Environmentalism: The Biggest Threat To Freedom
Vaclav Klaus, the President of the Czech Republic writes in the Financial Times that he sees environmentalism as the biggest threat to individual liberty:
In the past year, Al Goreâ€™s so-called â€œdocumentaryâ€ film was shown in cinemas worldwide, Britainâ€™s â€“ more or less Tony Blairâ€™s â€“ Stern report was published, the fourth report of the United Nationsâ€™ Intergovernmental Panel on Climate Change was put together and the Group of Eight summit announced ambitions to do something about the weather. Rational and freedom-loving people have to respond. The dictates of political correctness are strict and only one permitted truth, not for the first time in human history, is imposed on us. Everything else is denounced.
The author Michael Crichton stated it clearly: â€œthe greatest challenge facing mankind is the challenge of distinguishing reality from fantasy, truth from propagandaâ€. I feel the same way, because global warming hysteria has become a prime example of the truth versus propaganda problem. It requires courage to oppose the â€œestablishedâ€ truth, although a lot of people â€“ including top-class scientists â€“ see the issue of climate change entirely differently. They protest against the arrogance of those who advocate the global warming hypothesis and relate it to human activities.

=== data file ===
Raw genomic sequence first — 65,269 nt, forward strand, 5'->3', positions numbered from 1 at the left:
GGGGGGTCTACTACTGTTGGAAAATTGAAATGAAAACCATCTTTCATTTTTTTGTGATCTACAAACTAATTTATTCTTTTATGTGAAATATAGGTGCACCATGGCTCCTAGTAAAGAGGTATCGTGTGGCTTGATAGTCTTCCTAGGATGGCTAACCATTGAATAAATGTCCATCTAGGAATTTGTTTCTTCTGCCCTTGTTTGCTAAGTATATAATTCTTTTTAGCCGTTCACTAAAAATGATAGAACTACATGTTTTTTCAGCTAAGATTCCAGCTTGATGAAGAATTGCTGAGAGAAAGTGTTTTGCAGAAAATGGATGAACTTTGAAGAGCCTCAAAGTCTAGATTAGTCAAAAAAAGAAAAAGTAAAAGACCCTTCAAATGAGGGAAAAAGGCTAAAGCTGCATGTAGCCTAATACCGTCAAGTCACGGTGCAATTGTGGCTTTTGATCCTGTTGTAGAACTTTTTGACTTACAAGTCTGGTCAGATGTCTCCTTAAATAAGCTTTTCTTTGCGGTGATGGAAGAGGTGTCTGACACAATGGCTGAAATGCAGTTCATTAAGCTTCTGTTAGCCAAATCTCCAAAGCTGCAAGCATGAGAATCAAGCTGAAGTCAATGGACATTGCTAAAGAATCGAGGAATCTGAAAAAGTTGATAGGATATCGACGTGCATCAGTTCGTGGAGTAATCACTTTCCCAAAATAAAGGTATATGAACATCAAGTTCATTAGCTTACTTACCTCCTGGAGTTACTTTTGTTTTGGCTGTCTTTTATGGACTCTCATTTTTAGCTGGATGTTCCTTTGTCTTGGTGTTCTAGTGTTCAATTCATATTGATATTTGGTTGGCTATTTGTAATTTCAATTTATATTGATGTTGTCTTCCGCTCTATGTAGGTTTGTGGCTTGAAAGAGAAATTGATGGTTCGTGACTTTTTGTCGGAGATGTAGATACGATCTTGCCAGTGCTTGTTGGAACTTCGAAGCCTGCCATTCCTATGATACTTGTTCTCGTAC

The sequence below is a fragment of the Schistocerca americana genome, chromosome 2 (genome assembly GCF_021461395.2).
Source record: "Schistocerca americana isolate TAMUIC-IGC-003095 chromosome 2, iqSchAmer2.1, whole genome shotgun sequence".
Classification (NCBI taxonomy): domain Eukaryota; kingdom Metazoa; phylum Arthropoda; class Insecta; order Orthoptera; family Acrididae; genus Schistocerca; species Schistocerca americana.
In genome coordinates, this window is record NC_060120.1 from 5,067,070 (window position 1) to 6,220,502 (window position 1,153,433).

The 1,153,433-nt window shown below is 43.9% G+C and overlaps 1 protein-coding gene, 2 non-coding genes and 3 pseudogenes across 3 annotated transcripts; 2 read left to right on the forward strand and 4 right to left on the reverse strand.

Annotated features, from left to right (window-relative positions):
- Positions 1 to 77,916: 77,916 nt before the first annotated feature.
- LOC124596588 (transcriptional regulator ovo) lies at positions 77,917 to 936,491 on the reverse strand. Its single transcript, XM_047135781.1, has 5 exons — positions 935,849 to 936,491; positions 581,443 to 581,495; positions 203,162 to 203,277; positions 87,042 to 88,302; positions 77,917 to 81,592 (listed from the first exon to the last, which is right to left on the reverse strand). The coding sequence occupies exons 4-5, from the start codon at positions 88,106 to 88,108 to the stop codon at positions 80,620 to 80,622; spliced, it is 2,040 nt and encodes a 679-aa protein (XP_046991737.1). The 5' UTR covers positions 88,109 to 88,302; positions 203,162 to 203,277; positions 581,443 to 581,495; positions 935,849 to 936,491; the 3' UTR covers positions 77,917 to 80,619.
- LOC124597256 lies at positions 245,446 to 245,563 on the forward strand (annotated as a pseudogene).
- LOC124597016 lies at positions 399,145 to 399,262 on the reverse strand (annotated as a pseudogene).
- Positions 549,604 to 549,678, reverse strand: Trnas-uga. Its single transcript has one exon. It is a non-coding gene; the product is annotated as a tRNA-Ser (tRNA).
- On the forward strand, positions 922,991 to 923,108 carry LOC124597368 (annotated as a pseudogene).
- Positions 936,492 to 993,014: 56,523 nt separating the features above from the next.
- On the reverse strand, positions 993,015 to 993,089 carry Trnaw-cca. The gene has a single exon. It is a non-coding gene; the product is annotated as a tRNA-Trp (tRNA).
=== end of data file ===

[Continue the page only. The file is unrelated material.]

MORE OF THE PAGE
As someone who lived under communism for most of his life, I feel obliged to say that I see the biggest threat to freedom, democracy, the market economy and prosperity now in ambitious environmentalism, not in communism. This ideology wants to replace the free and spontaneous evolution of mankind by a sort of central (now global) planning.
The environmentalists ask for immediate political action because they do not believe in the long-term positive impact of economic growth and ignore both the technological progress that future generations will undoubtedly enjoy, and the proven fact that the higher the wealth of society, the higher is the quality of the environment. They are Malthusian pessimists.
Though the environmentalists will no doubt denounce him, Klaus has a point. The leading lights of the environmentalist political movement are clearly, and explicitly, collectivist. They advocate measures that would subordinate individual liberty to political will or scientific consensus, often with only the flimsiest support for their theories.
Before we all march hand in hand into Al Gore’s Green Utopia, we need to be asking ourselves if it’s worth the price of our freedom.